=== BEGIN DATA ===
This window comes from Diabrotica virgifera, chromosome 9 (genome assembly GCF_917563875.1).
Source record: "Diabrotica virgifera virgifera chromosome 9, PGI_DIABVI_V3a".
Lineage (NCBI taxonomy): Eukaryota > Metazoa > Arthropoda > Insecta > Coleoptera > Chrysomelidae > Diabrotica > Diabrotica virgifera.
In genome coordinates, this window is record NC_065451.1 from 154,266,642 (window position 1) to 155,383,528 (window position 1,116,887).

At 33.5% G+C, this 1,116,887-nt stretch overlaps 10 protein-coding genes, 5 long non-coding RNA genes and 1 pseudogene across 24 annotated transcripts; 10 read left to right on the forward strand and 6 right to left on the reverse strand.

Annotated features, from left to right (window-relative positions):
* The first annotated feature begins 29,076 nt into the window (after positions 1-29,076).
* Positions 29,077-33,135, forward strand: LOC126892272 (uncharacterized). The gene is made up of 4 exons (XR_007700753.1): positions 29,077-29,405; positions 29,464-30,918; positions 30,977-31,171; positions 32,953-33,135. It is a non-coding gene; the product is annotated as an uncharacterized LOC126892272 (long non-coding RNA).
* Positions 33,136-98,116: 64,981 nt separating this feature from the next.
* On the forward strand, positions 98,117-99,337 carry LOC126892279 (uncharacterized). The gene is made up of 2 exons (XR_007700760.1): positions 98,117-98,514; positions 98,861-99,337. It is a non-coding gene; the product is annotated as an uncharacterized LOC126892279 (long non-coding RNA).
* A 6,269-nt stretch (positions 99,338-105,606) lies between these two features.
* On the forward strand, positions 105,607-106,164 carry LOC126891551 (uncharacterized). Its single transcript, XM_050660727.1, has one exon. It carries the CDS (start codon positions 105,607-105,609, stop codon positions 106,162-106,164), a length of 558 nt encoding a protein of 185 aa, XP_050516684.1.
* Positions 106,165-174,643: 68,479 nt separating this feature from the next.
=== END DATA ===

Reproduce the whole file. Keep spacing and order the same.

This window comes from Diabrotica virgifera, chromosome 9 (genome assembly GCF_917563875.1).
Source record: "Diabrotica virgifera virgifera chromosome 9, PGI_DIABVI_V3a".
Lineage (NCBI taxonomy): Eukaryota > Metazoa > Arthropoda > Insecta > Coleoptera > Chrysomelidae > Diabrotica > Diabrotica virgifera.
In genome coordinates, this window is record NC_065451.1 from 154,266,642 (window position 1) to 155,383,528 (window position 1,116,887).

At 33.5% G+C, this 1,116,887-nt stretch overlaps 10 protein-coding genes, 5 long non-coding RNA genes and 1 pseudogene across 24 annotated transcripts; 10 read left to right on the forward strand and 6 right to left on the reverse strand.

Annotated features, from left to right (window-relative positions):
* The first annotated feature begins 29,076 nt into the window (after positions 1-29,076).
* Positions 29,077-33,135, forward strand: LOC126892272 (uncharacterized). The gene is made up of 4 exons (XR_007700753.1): positions 29,077-29,405; positions 29,464-30,918; positions 30,977-31,171; positions 32,953-33,135. It is a non-coding gene; the product is annotated as an uncharacterized LOC126892272 (long non-coding RNA).
* Positions 33,136-98,116: 64,981 nt separating this feature from the next.
* On the forward strand, positions 98,117-99,337 carry LOC126892279 (uncharacterized). The gene is made up of 2 exons (XR_007700760.1): positions 98,117-98,514; positions 98,861-99,337. It is a non-coding gene; the product is annotated as an uncharacterized LOC126892279 (long non-coding RNA).
* A 6,269-nt stretch (positions 99,338-105,606) lies between these two features.
* On the forward strand, positions 105,607-106,164 carry LOC126891551 (uncharacterized). Its single transcript, XM_050660727.1, has one exon. It carries the CDS (start codon positions 105,607-105,609, stop codon positions 106,162-106,164), a length of 558 nt encoding a protein of 185 aa, XP_050516684.1.
* Positions 106,165-174,643: 68,479 nt separating this feature from the next.